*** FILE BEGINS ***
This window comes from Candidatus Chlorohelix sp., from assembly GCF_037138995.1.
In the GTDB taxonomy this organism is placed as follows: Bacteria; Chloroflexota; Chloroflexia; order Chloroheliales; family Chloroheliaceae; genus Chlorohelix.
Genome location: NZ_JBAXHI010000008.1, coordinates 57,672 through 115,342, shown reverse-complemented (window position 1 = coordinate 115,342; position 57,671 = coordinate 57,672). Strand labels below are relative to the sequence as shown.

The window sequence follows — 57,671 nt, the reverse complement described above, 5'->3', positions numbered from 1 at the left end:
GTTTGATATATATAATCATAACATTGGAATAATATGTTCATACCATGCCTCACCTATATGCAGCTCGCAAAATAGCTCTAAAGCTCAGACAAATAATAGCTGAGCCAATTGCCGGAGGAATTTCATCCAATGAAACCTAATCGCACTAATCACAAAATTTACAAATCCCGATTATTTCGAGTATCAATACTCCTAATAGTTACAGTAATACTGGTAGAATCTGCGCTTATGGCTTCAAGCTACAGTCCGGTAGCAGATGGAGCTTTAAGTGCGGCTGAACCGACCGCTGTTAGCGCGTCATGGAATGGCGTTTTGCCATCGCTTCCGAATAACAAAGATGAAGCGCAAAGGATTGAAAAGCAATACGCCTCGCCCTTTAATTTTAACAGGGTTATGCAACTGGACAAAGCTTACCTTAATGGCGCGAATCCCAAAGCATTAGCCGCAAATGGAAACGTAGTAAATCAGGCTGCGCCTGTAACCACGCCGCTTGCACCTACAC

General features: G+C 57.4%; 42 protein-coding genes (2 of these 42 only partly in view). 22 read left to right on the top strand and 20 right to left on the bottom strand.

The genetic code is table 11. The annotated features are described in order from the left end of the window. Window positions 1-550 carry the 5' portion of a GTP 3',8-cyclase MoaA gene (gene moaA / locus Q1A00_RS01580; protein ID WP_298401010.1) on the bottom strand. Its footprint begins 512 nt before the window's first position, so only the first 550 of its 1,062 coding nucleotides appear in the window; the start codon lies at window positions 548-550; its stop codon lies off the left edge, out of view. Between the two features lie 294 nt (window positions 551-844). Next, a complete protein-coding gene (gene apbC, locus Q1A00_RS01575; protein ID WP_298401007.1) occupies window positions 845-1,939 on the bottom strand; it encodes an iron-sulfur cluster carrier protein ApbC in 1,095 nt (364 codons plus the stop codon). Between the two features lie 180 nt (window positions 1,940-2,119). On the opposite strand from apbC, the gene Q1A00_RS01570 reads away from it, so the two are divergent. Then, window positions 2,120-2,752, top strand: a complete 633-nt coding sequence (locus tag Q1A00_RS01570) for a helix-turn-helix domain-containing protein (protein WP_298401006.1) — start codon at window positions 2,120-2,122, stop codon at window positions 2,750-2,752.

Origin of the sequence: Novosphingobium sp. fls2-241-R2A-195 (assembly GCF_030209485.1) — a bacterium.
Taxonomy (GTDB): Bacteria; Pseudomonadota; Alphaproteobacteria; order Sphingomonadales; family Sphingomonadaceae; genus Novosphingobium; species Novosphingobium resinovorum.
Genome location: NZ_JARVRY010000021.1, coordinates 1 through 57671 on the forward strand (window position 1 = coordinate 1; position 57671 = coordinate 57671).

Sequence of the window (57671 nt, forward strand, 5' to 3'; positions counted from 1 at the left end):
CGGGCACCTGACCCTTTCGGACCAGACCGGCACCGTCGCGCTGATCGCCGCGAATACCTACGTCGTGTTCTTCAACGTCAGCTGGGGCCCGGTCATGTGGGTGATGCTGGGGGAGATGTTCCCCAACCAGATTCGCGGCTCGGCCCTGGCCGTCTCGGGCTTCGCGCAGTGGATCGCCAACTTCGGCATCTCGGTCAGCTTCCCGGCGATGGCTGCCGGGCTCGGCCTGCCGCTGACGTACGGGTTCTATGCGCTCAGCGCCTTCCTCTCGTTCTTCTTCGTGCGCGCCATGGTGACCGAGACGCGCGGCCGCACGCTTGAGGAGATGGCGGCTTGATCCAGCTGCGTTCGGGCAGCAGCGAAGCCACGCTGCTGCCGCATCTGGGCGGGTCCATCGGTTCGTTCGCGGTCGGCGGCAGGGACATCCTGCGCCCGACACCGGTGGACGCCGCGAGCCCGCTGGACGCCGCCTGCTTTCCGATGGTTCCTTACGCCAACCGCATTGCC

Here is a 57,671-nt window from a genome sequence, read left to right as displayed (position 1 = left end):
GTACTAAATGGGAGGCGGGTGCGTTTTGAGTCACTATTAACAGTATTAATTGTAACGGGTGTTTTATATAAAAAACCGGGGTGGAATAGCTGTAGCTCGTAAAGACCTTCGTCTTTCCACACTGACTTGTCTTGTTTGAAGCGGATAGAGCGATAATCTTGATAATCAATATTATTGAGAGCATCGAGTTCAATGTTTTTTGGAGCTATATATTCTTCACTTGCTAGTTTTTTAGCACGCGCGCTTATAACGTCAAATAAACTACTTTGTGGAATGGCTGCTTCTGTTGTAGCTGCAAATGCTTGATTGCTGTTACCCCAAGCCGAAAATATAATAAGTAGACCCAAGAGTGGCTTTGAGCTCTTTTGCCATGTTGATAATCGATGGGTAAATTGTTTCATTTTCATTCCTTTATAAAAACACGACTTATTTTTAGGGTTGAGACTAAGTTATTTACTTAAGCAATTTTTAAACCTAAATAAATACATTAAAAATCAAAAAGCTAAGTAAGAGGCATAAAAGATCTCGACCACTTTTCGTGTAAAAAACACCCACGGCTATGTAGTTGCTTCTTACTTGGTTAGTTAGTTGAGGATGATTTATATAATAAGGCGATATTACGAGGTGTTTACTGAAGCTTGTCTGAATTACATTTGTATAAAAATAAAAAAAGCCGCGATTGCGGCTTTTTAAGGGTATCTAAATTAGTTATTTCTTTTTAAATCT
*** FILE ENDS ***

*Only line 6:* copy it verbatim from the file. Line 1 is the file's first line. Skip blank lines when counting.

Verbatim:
General features: G+C 57.4%; 42 protein-coding genes (2 of these 42 only partly in view). 22 read left to right on the top strand and 20 right to left on the bottom strand.